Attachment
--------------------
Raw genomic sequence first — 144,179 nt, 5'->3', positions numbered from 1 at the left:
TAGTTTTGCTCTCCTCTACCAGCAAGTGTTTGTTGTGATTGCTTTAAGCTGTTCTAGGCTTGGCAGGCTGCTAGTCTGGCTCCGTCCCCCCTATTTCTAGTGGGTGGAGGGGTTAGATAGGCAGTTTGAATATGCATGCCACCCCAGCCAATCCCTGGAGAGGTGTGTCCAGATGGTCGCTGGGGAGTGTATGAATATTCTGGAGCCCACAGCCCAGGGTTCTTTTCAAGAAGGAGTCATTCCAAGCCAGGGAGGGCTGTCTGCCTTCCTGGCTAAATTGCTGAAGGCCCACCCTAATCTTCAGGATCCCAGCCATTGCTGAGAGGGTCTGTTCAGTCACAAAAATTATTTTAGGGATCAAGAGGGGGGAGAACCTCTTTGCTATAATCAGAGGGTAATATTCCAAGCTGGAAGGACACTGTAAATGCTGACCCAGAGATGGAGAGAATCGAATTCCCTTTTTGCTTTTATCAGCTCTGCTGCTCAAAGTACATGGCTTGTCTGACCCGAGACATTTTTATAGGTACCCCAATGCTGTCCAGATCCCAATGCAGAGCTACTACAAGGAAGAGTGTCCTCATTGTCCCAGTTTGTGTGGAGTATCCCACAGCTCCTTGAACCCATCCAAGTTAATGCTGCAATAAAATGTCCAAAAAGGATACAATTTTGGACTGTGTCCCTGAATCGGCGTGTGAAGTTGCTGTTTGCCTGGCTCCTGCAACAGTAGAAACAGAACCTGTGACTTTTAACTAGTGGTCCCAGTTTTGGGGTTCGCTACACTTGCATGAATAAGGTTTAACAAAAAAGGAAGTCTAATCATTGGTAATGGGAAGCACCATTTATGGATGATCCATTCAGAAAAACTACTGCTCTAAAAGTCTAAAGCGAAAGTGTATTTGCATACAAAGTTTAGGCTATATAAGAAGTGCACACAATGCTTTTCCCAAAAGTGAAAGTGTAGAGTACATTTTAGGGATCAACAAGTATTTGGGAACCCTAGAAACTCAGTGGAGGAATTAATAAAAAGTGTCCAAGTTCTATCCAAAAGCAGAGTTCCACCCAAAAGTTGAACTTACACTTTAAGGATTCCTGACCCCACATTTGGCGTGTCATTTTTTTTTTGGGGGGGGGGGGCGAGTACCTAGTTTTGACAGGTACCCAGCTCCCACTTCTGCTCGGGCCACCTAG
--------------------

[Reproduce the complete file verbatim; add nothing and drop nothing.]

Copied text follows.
Raw genomic sequence first — 144,179 nt, 5'->3', positions numbered from 1 at the left:
TAGTTTTGCTCTCCTCTACCAGCAAGTGTTTGTTGTGATTGCTTTAAGCTGTTCTAGGCTTGGCAGGCTGCTAGTCTGGCTCCGTCCCCCCTATTTCTAGTGGGTGGAGGGGTTAGATAGGCAGTTTGAATATGCATGCCACCCCAGCCAATCCCTGGAGAGGTGTGTCCAGATGGTCGCTGGGGAGTGTATGAATATTCTGGAGCCCACAGCCCAGGGTTCTTTTCAAGAAGGAGTCATTCCAAGCCAGGGAGGGCTGTCTGCCTTCCTGGCTAAATTGCTGAAGGCCCACCCTAATCTTCAGGATCCCAGCCATTGCTGAGAGGGTCTGTTCAGTCACAAAAATTATTTTAGGGATCAAGAGGGGGGAGAACCTCTTTGCTATAATCAGAGGGTAATATTCCAAGCTGGAAGGACACTGTAAATGCTGACCCAGAGATGGAGAGAATCGAATTCCCTTTTTGCTTTTATCAGCTCTGCTGCTCAAAGTACATGGCTTGTCTGACCCGAGACATTTTTATAGGTACCCCAATGCTGTCCAGATCCCAATGCAGAGCTACTACAAGGAAGAGTGTCCTCATTGTCCCAGTTTGTGTGGAGTATCCCACAGCTCCTTGAACCCATCCAAGTTAATGCTGCAATAAAATGTCCAAAAAGGATACAATTTTGGACTGTGTCCCTGAATCGGCGTGTGAAGTTGCTGTTTGCCTGGCTCCTGCAACAGTAGAAACAGAACCTGTGACTTTTAACTAGTGGTCCCAGTTTTGGGGTTCGCTACACTTGCATGAATAAGGTTTAACAAAAAAGGAAGTCTAATCATTGGTAATGGGAAGCACCATTTATGGATGATCCATTCAGAAAAACTACTGCTCTAAAAGTCTAAAGCGAAAGTGTATTTGCATACAAAGTTTAGGCTATATAAGAAGTGCACACAATGCTTTTCCCAAAAGTGAAAGTGTAGAGTACATTTTAGGGATCAACAAGTATTTGGGAACCCTAGAAACTCAGTGGAGGAATTAATAAAAAGTGTCCAAGTTCTATCCAAAAGCAGAGTTCCACCCAAAAGTTGAACTTACACTTTAAGGATTCCTGACCCCACATTTGGCGTGTCATTTTTTTTTTGGGGGGGGGGGGCGAGTACCTAGTTTTGACAGGTACCCAGCTCCCACTTCTGCTCGGGCCACCTAG